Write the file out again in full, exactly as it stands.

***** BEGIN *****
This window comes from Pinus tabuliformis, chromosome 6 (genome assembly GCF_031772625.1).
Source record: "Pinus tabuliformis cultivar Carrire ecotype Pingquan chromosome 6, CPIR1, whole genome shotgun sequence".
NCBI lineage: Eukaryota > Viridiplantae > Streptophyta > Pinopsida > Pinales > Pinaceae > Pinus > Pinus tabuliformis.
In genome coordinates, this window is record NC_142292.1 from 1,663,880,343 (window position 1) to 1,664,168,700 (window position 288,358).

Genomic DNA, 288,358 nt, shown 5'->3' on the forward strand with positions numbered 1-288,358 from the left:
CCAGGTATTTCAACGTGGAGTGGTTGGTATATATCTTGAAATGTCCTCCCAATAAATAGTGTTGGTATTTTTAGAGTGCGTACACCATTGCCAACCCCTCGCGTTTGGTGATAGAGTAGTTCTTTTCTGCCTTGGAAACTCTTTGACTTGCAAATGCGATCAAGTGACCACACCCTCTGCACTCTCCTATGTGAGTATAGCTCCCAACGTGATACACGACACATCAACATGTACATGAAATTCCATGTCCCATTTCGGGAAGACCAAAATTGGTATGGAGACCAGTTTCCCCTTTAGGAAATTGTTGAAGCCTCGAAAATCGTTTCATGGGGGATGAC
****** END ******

This window comes from Pinus tabuliformis, chromosome 6 (genome assembly GCF_031772625.1).
Source record: "Pinus tabuliformis cultivar Carrire ecotype Pingquan chromosome 6, CPIR1, whole genome shotgun sequence".
NCBI lineage: Eukaryota > Viridiplantae > Streptophyta > Pinopsida > Pinales > Pinaceae > Pinus > Pinus tabuliformis.
In genome coordinates, this window is record NC_142292.1 from 1,663,880,343 (window position 1) to 1,664,168,700 (window position 288,358).

Genomic DNA, 288,358 nt, shown 5'->3' on the forward strand with positions numbered 1-288,358 from the left:
CCAGGTATTTCAACGTGGAGTGGTTGGTATATATCTTGAAATGTCCTCCCAATAAATAGTGTTGGTATTTTTAGAGTGCGTACACCATTGCCAACCCCTCGCGTTTGGTGATAGAGTAGTTCTTTTCTGCCTTGGAAACTCTTTGACTTGCAAATGCGATCAAGTGACCACACCCTCTGCACTCTCCTATGTGAGTATAGCTCCCAACGTGATACACGACACATCAACATGTACATGAAATTCCATGTCCCATTTCGGGAAGACCAAAATTGGTATGGAGACCAGTTTCCCCTTTAGGAAATTGTTGAAGCCTCGAAAATCGTTTCATGGGGGATGAC